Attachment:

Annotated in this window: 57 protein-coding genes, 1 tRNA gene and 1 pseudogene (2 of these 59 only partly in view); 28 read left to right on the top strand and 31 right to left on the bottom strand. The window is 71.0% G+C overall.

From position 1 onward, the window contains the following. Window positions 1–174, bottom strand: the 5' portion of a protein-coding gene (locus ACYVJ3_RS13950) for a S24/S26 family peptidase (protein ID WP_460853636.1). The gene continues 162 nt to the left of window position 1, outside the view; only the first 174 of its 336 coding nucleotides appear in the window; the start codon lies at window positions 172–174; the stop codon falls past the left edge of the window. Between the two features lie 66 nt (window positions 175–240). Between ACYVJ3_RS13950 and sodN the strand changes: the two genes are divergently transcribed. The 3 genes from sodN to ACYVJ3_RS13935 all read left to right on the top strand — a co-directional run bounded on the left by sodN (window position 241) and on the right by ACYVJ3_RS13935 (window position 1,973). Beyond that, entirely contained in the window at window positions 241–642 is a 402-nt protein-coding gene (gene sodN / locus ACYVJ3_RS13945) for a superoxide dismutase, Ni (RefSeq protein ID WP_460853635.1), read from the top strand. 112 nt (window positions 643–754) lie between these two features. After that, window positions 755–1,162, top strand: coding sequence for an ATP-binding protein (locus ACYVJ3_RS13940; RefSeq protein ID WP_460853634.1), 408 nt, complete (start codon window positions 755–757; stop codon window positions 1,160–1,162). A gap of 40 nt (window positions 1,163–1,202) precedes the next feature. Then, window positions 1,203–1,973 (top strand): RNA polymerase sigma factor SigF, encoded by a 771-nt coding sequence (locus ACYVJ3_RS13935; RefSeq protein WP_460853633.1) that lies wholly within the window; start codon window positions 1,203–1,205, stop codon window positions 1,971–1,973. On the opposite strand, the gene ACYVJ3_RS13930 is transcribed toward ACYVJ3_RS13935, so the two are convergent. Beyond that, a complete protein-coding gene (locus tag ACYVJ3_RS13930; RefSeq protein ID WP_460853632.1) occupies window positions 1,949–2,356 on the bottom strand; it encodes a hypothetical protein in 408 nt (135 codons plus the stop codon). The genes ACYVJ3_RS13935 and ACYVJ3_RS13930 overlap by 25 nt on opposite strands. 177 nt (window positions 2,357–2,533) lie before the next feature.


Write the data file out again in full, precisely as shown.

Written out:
Annotated in this window: 57 protein-coding genes, 1 tRNA gene and 1 pseudogene (2 of these 59 only partly in view); 28 read left to right on the top strand and 31 right to left on the bottom strand. The window is 71.0% G+C overall.

From position 1 onward, the window contains the following. Window positions 1–174, bottom strand: the 5' portion of a protein-coding gene (locus ACYVJ3_RS13950) for a S24/S26 family peptidase (protein ID WP_460853636.1). The gene continues 162 nt to the left of window position 1, outside the view; only the first 174 of its 336 coding nucleotides appear in the window; the start codon lies at window positions 172–174; the stop codon falls past the left edge of the window. Between the two features lie 66 nt (window positions 175–240). Between ACYVJ3_RS13950 and sodN the strand changes: the two genes are divergently transcribed. The 3 genes from sodN to ACYVJ3_RS13935 all read left to right on the top strand — a co-directional run bounded on the left by sodN (window position 241) and on the right by ACYVJ3_RS13935 (window position 1,973). Beyond that, entirely contained in the window at window positions 241–642 is a 402-nt protein-coding gene (gene sodN / locus ACYVJ3_RS13945) for a superoxide dismutase, Ni (RefSeq protein ID WP_460853635.1), read from the top strand. 112 nt (window positions 643–754) lie between these two features. After that, window positions 755–1,162, top strand: coding sequence for an ATP-binding protein (locus ACYVJ3_RS13940; RefSeq protein ID WP_460853634.1), 408 nt, complete (start codon window positions 755–757; stop codon window positions 1,160–1,162). A gap of 40 nt (window positions 1,163–1,202) precedes the next feature. Then, window positions 1,203–1,973 (top strand): RNA polymerase sigma factor SigF, encoded by a 771-nt coding sequence (locus ACYVJ3_RS13935; RefSeq protein WP_460853633.1) that lies wholly within the window; start codon window positions 1,203–1,205, stop codon window positions 1,971–1,973. On the opposite strand, the gene ACYVJ3_RS13930 is transcribed toward ACYVJ3_RS13935, so the two are convergent. Beyond that, a complete protein-coding gene (locus tag ACYVJ3_RS13930; RefSeq protein ID WP_460853632.1) occupies window positions 1,949–2,356 on the bottom strand; it encodes a hypothetical protein in 408 nt (135 codons plus the stop codon). The genes ACYVJ3_RS13935 and ACYVJ3_RS13930 overlap by 25 nt on opposite strands. 177 nt (window positions 2,357–2,533) lie before the next feature.